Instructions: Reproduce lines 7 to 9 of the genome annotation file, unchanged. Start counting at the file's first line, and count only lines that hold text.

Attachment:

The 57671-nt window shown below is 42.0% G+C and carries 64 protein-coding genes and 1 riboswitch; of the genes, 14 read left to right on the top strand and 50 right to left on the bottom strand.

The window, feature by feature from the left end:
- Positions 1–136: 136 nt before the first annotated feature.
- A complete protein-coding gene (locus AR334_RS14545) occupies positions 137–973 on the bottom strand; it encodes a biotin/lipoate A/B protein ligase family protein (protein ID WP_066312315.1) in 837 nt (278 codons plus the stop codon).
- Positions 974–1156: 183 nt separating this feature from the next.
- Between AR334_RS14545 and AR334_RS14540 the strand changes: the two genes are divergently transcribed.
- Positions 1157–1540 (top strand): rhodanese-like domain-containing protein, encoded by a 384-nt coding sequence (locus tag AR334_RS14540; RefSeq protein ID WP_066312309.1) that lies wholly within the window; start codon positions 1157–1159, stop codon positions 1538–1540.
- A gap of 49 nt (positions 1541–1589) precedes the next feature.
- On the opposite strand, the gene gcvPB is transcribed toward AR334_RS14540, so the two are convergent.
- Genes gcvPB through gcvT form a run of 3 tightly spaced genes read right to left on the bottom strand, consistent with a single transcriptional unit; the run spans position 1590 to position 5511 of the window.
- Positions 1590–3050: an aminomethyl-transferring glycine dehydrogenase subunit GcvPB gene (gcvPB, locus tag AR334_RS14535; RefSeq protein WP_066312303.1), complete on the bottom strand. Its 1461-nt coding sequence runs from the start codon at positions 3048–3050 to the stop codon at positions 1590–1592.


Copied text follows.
- Positions 1157–1540 (top strand): rhodanese-like domain-containing protein, encoded by a 384-nt coding sequence (locus tag AR334_RS14540; RefSeq protein ID WP_066312309.1) that lies wholly within the window; start codon positions 1157–1159, stop codon positions 1538–1540.
- A gap of 49 nt (positions 1541–1589) precedes the next feature.
- On the opposite strand, the gene gcvPB is transcribed toward AR334_RS14540, so the two are convergent.